I am going to reveal 4 facts on customer loyalty summarized from a study called the Loyalty Connection. The author suggests that the reasons customers are believed to defect is wildly different depending upon which side of the service desk you stand.

In his analysis, 74% of the time the customers themselves say they do not come back because of customer service problems. Business owners, on the other hand, rate customer service much lower as the reason that customers do to return at a mere 22% of the time. “Most people leave a company because they feel they’re not treated well,” according to Arthur Hughes, author of The Customer Loyalty Solution. “They feel that, for some reason, they have been ignored or not treated properly. Typically they feel that they’ve been neglected or somehow abused.”

Quality is seen by customers as an issue fully 32% of the time while business managers rank quality as the suspect only 18% of the time.

Most strikingly, the price was ranked by owners as the number one reason customers defected more than 45% of the time. Customers reported that price was the factor only 25% of the time.

An intriguing indicator is that “needs changed” drove 35% of customers away while business owners saw that as being relevant only 8% of the time. Perhaps the business is out of touch with its own customer base?

What conclusions can business managers draw from these snippets of fact? It appears that staff indifference is a greater cause of losing customers than price. So, training your staff and sales people should be your number one priority.
Secondly, if you have been driving down quality – of service or the goods you inventory -to achieve a price point, perhaps that target needs a second look? There is a market – every day of the year- for the cheapest product. Just witness the spectacular success of the dollar stores. But if there is any expectation of a quality product or service, price is gently shouldered to the sideline.
What can you say about “needs changed” as the reason that customers do not return? We have been exhorted for decades to learn more about our customers and their needs. In the past few years, the technology to gather the data and act upon it has become readily available. Consider the example of Cablecom, a Swiss telecom company. They reduced customer defections from 20% per year to just 5% by crunching the data they had collected. They found that the decision to leave was made 3 or 4 months before the expiry of the contract as indicated by the sudden rise in the number of customer service and support calls. So, the company offered certain customers special deals seven months into their contract and reaped the benefits.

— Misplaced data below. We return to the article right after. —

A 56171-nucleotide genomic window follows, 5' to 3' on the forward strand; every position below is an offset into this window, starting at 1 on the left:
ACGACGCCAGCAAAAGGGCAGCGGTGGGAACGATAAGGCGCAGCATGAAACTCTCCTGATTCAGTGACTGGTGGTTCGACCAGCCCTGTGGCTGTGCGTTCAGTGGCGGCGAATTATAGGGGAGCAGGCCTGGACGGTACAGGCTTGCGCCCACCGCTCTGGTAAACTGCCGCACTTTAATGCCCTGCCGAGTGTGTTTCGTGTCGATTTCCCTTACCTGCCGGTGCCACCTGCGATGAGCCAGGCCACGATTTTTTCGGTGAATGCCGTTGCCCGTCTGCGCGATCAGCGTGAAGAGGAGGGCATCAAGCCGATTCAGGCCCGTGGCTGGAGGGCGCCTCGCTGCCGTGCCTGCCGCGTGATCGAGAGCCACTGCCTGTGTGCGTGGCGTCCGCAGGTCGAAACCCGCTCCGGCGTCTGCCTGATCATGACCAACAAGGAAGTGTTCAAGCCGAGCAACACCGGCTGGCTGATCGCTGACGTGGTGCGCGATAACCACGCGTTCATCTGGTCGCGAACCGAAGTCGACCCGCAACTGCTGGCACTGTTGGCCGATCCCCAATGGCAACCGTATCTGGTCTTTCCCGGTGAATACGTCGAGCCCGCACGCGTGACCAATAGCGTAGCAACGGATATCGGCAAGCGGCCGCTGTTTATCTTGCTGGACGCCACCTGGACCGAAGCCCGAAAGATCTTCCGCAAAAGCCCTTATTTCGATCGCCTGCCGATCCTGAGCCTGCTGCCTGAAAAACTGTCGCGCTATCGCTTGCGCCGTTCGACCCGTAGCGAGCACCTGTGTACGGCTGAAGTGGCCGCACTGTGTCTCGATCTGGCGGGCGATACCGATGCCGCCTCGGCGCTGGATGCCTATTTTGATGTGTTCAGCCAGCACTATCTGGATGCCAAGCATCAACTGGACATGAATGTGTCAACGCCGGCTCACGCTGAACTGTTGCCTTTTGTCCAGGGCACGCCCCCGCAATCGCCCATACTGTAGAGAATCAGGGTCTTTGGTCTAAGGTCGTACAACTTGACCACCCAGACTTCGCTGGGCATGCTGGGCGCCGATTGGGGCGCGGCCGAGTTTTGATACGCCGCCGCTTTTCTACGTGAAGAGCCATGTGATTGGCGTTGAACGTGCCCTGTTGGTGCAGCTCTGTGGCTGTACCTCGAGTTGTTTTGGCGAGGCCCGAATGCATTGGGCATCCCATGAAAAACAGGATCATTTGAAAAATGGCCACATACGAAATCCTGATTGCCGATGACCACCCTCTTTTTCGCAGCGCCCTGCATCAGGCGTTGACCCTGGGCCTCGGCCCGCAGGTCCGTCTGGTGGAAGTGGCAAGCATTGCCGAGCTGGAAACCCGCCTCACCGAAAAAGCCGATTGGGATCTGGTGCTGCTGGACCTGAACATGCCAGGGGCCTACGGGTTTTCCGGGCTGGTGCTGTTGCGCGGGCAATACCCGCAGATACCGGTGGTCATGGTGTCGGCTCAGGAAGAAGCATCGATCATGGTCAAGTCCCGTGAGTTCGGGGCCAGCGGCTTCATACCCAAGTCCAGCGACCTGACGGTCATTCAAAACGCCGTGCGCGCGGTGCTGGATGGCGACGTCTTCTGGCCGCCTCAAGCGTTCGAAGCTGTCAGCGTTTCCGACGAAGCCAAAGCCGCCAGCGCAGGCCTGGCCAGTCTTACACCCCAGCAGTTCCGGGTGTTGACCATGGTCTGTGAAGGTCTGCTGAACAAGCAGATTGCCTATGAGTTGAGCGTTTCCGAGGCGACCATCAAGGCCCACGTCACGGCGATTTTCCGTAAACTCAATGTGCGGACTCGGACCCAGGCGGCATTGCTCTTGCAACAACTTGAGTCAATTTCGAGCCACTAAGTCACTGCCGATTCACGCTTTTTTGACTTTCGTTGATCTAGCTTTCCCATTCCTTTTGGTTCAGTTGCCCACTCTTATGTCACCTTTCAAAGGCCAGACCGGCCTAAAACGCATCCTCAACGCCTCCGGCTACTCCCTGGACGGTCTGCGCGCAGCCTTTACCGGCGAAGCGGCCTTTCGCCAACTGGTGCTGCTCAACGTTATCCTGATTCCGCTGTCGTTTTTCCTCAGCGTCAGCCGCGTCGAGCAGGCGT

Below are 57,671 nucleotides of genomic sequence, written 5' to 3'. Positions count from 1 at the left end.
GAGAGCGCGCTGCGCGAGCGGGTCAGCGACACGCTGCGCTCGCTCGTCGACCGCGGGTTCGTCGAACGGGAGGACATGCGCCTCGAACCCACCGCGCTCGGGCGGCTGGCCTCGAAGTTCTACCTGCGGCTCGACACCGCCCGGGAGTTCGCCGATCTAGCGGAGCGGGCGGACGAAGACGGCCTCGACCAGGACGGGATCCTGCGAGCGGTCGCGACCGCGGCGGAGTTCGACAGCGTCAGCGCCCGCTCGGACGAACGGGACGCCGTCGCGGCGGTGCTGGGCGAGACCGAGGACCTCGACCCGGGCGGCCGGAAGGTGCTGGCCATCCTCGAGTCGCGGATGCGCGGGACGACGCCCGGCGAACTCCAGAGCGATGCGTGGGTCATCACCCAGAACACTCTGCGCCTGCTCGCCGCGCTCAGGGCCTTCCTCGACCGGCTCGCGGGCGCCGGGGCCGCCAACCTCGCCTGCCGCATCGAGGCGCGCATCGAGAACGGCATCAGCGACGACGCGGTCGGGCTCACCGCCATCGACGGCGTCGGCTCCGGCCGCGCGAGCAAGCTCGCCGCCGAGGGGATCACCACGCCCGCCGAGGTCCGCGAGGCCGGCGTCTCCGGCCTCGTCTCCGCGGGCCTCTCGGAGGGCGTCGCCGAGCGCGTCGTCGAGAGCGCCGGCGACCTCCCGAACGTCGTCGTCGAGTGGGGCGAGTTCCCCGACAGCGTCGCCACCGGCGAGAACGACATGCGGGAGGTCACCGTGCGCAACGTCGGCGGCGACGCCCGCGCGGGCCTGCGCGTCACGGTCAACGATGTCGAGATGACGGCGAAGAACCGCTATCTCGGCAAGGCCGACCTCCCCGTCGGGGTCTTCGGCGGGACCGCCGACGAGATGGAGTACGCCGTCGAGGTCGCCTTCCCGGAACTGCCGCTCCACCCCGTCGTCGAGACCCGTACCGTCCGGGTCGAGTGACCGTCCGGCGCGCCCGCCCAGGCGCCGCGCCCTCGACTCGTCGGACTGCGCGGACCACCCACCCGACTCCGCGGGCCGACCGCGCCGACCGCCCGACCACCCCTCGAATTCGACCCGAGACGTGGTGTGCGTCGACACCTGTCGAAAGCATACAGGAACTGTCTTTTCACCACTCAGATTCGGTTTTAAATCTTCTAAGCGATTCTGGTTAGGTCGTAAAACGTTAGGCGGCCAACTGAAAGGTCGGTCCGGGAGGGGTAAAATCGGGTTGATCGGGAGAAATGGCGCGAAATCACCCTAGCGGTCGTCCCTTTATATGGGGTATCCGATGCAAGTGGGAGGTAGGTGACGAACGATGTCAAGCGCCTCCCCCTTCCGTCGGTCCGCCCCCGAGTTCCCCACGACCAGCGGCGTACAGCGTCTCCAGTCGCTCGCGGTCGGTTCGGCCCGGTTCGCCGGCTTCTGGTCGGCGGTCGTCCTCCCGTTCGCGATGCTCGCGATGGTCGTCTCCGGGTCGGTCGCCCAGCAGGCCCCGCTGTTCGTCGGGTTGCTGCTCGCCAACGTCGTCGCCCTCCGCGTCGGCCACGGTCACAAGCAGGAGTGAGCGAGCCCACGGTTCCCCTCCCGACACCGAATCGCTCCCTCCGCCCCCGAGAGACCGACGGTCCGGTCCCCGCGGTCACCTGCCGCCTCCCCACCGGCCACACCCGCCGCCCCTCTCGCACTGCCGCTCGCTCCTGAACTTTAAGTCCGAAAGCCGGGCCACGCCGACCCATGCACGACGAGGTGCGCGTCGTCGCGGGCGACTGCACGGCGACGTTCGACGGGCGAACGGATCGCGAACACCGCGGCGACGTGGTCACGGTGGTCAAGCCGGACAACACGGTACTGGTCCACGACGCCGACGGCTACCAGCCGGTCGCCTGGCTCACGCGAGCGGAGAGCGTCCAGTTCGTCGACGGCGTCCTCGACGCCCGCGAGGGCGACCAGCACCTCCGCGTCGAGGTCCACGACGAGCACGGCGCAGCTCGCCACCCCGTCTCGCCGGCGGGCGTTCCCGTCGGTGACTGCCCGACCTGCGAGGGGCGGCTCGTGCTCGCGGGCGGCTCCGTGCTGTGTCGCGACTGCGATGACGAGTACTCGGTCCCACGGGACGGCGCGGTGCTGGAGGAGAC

Contact Andrew for your next meeting:
Andrew D. Gregson B.A., M.A. M.Sc.(Econ)
101-1735 Dolphin Ave.
Kelowna, BC, Canada V1Y 8A6
cell: (250) 859-0752

Andrew Gregson has 15 years of experience as a business consultant to small and mid size businesses in Canada, the United States and the Caribbean. To date, Andrew has analyzed and assisted over 130 businesses in the service, wholesale, distribution, manufacturing and logistics sectors.

Bambi meets Godzilla – Getting Your Price in Today’s Tough Markets

For many retailers these days, opening the doors each morning is a replay of Bambi meets Godzilla. Bambi is the oblivious small business owner who is just trying to make a living and pay his bills. Godzilla is, at one and the same time, the giant retail store across town and the cold hearted customer who would rip all the flesh off Bambi’s bones.

Survival in this jungle depends upon being smarter in how a retailer runs his day to day business. Among the most important is staff training. I don’t mean the kind of staff training focused on smiley faces, using the cash register, being nice to customers, or even upon product training, although all have their place. Rather, retailers would benefit most by focusing staff training on presenting prices.

“How much?” is every customer’s question. How the salesperson answers that question will determine whether the customer slaps down his visa card or not.